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Of all the controversial market reforms, Indian Prime Minister Narendra Modi has emerged, and recent farm sales liberalization laws may prove to be the largest.
In a distracted and disobedient session last month, parliament passed three laws that some say could pave the way for India to block world food trade, while others fear it would ruin the livelihoods of millions of farmers. A few days later, village groups and opposition leaders began public protests.
The move to a free market for farm sales is at the heart of a system that directly affects more than half of the country’s 1.37 billion people, changing government control that millions of families have relied on but that hampers the country’s efforts to productively of the largest areas of fertile land on earth. If they succeed, India can not only feed itself, but also become a major food exporter.
“We need private sector investment in technology and infrastructure for Indian agriculture to reach our full potential and compete better in the global marketplace,” said Sirad Chaudhry, managing director and CEO of agricultural services company National. Collateral Management Services Ltd., but the government must give a clear intention to defeat the skeptics. “This is a major policy change that affects a large and vulnerable part of the population.”
Why Fashion Agricultural Liberalization Laws Concerned Farmers: QuickTake
India processes less than 10% of food production and loses about 900 billion rupees ($ 12.3 billion) a year due to a loss from inadequate refrigerated storage, said Amitabh Kant, chief executive of the government’s NITI Aayog think tank.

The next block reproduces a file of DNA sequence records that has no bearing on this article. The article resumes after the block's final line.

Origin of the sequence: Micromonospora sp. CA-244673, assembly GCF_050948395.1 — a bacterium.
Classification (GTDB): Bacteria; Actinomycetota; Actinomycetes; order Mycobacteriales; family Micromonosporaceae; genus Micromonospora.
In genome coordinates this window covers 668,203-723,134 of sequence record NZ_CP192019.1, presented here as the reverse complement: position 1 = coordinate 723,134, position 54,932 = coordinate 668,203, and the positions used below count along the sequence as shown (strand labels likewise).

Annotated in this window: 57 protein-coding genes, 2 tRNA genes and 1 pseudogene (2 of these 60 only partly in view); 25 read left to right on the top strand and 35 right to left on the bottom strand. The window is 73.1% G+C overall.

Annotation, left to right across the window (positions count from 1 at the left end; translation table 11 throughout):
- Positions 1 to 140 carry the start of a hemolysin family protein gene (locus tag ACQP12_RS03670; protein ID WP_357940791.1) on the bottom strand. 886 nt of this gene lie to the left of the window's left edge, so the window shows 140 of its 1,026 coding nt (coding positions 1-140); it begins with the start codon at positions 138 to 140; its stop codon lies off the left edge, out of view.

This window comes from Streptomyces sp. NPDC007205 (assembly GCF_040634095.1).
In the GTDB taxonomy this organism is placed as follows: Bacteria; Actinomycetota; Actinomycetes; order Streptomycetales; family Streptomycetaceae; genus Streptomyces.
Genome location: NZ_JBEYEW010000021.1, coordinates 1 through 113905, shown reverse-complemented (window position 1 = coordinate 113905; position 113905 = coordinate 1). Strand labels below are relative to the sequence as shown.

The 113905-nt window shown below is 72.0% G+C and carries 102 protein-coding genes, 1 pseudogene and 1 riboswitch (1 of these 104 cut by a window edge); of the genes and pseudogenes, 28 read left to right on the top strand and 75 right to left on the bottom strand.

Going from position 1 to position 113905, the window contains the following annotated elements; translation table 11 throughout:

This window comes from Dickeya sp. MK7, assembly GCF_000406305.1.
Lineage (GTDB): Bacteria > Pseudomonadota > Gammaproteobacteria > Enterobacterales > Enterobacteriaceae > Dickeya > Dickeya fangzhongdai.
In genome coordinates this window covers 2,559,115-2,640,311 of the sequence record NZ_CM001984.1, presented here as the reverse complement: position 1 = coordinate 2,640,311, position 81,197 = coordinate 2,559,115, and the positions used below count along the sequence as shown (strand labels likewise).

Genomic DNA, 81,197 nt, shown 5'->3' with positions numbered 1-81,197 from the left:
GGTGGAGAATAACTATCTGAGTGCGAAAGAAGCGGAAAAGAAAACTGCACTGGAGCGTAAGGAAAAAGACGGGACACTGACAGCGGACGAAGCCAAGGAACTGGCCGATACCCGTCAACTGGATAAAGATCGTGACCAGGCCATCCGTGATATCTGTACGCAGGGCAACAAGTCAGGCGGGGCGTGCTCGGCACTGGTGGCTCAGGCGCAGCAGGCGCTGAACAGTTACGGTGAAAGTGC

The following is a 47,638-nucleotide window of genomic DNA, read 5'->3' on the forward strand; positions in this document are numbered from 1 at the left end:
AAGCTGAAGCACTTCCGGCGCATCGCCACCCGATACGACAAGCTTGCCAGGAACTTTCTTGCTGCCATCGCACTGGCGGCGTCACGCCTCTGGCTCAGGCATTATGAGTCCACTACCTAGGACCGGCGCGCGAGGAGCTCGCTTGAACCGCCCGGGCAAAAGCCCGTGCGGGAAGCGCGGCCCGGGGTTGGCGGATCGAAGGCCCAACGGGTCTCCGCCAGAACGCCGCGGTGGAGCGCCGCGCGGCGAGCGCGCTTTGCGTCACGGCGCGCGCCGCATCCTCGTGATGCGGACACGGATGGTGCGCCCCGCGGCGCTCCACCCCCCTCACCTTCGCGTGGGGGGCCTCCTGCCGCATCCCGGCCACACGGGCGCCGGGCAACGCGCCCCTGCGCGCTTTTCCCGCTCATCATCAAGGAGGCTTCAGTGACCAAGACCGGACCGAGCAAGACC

Modi has a long summary of controversial political moves, including a ban on high value banknotes, the largest tax reform after independence in 1947 and the worst coronavirus in the world locking rules. The latter seems slight in comparison: a set of amendments to the laws governing the purchase, sale and storage of agricultural products.
Still, there were eight opposition MPs suspended for disobedient behavior when the new bill was passed, and groups representing farmers and political parties staged demonstrations, sitting races and tractor rallies in grain-producing countries such as Punjab, Haryana and Madhya Pradesh.
Shiromani Akali Dal, a longtime supporter of the ruling Bharatiya Janata party, which rarely contradicts the decisions of Modi’s coalition, leave the government. It says that farmers are afraid of the measures will eventually kill the government’s crop price support regime and leave them at the mercy of large corporations that will control the market.
Modi and his ministers say the concerns are unfounded and the price guarantee program will continue. His administration has even raised some minimum prices for winter crops to try to reassure farmers that price support is not in jeopardy.
This is a very emotional topic in India. The government sets minimum prices for more than two dozen crops and buys mostly wheat and rice for its welfare programs, along with some legumes and oilseeds, to prevent distress sales from farmers. Massive subsidies help distribute braces to the poor through a chain of more than 500,000 stores at fair prices.
The issue has been exacerbated by the pandemic. The disruption of farms and supply chains has revealed weaknesses in the state’s social assistance system, which is hampered by bureaucracy, underfunding and archaic distribution facilities.
Farmers point out that while government-guaranteed prices are often considered a benchmark, private buyers should not pay them.
“We are disappointed,” said Charanget Singh, who grows rice, wheat and vegetables on his farm in northern Haryana. “The government must ensure that all farmers, whether they sell grain in certain markets or to private buyers, receive at least the minimum support price.”